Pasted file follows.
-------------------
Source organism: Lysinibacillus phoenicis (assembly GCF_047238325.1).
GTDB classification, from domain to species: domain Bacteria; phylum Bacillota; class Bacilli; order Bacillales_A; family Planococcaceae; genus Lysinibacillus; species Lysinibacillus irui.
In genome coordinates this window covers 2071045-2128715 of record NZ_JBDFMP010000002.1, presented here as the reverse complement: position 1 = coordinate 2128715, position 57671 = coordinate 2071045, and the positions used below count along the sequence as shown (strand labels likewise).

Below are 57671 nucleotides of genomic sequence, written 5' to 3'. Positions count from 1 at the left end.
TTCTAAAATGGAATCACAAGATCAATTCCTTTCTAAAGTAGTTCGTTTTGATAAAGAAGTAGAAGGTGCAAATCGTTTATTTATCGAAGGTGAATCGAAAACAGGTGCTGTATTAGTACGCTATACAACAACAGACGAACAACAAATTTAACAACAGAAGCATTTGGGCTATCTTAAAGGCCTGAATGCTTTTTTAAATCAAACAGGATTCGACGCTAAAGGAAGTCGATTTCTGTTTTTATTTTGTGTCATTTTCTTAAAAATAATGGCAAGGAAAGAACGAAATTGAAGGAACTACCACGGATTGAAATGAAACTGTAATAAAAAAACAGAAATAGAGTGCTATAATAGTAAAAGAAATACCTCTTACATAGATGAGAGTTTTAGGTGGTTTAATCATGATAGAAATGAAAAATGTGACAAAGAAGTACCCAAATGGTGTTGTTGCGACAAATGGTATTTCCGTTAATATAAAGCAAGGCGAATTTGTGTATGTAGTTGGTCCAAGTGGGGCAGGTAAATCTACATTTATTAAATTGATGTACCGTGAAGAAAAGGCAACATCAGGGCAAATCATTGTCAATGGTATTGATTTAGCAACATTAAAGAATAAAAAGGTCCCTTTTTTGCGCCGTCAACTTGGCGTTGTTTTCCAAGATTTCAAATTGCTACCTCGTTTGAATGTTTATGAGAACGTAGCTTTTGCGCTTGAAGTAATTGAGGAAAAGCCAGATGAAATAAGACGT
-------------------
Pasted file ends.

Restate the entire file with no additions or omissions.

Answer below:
Source organism: Lysinibacillus phoenicis (assembly GCF_047238325.1).
GTDB classification, from domain to species: domain Bacteria; phylum Bacillota; class Bacilli; order Bacillales_A; family Planococcaceae; genus Lysinibacillus; species Lysinibacillus irui.
In genome coordinates this window covers 2071045-2128715 of record NZ_JBDFMP010000002.1, presented here as the reverse complement: position 1 = coordinate 2128715, position 57671 = coordinate 2071045, and the positions used below count along the sequence as shown (strand labels likewise).

Below are 57671 nucleotides of genomic sequence, written 5' to 3'. Positions count from 1 at the left end.
TTCTAAAATGGAATCACAAGATCAATTCCTTTCTAAAGTAGTTCGTTTTGATAAAGAAGTAGAAGGTGCAAATCGTTTATTTATCGAAGGTGAATCGAAAACAGGTGCTGTATTAGTACGCTATACAACAACAGACGAACAACAAATTTAACAACAGAAGCATTTGGGCTATCTTAAAGGCCTGAATGCTTTTTTAAATCAAACAGGATTCGACGCTAAAGGAAGTCGATTTCTGTTTTTATTTTGTGTCATTTTCTTAAAAATAATGGCAAGGAAAGAACGAAATTGAAGGAACTACCACGGATTGAAATGAAACTGTAATAAAAAAACAGAAATAGAGTGCTATAATAGTAAAAGAAATACCTCTTACATAGATGAGAGTTTTAGGTGGTTTAATCATGATAGAAATGAAAAATGTGACAAAGAAGTACCCAAATGGTGTTGTTGCGACAAATGGTATTTCCGTTAATATAAAGCAAGGCGAATTTGTGTATGTAGTTGGTCCAAGTGGGGCAGGTAAATCTACATTTATTAAATTGATGTACCGTGAAGAAAAGGCAACATCAGGGCAAATCATTGTCAATGGTATTGATTTAGCAACATTAAAGAATAAAAAGGTCCCTTTTTTGCGCCGTCAACTTGGCGTTGTTTTCCAAGATTTCAAATTGCTACCTCGTTTGAATGTTTATGAGAACGTAGCTTTTGCGCTTGAAGTAATTGAGGAAAAGCCAGATGAAATAAGACGT